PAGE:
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I'd like to get output showing what has been copied by cp. The only problem is how to do it when I cp many files at a time. For instance, cp ./sourceDir/* $destinationPath/.

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3 Answers 3

up vote 4 down vote accepted

Like Lawrence has mentioned, you can use

cp -v

to enable "verbose" mode, which displays the files you copy. Something else that might be useful is

cp -v > foo

which will output the list of files to a file called foo. This is useful if you're going to copy a lot of files and you want to be able to review the list later.

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cp -v enables verbose mode which displays what's being copied.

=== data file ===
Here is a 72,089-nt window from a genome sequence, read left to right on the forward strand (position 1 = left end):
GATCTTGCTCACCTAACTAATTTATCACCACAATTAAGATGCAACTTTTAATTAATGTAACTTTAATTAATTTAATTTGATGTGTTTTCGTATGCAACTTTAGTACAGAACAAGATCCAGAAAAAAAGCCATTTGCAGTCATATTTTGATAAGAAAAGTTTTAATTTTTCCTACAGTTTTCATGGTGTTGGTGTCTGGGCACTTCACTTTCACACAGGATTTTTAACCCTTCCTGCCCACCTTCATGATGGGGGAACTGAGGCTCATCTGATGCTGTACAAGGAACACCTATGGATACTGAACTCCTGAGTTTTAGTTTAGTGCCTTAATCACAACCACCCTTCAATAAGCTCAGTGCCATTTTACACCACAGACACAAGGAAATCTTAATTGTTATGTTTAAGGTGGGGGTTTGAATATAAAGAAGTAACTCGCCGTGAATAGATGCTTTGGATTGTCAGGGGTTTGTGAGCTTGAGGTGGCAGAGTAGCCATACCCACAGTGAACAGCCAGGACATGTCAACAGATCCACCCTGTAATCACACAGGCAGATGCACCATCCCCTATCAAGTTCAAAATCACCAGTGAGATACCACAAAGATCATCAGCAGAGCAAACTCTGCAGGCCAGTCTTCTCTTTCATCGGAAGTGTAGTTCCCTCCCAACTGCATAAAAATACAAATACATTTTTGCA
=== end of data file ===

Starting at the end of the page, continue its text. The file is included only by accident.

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Check if your system has the -v option to cp.

If it doesn't, you can make a loop to show the file names and copy them one by one. This is not completely straightforward if you want to keep track of whether some copies failed.

err=0
for x in ./sourceDir/*; do
  echo "$x -> $destinationPath/${x##*/}"
  cp "$x" "$destinationPath/" || err=1
done
return $err

Alternatively, you might use a tool with many options such as rsync.

rsync -av ./sourceDir/ "$destinationPath/"

Going in the other direction, you might find it enough to see the expansion of the wildcard.

echo "Copying files:" ./sourceDir/*
cp ./sourceDir/* "$destinationPath/"

Or you might print a trace of shell commands:

set -x
cp ./sourceDir/* $destinationPath/
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+1 for suggesting what to do if the -v option is unavailable. –  Davidson Chua Dec 4 '13 at 1:08

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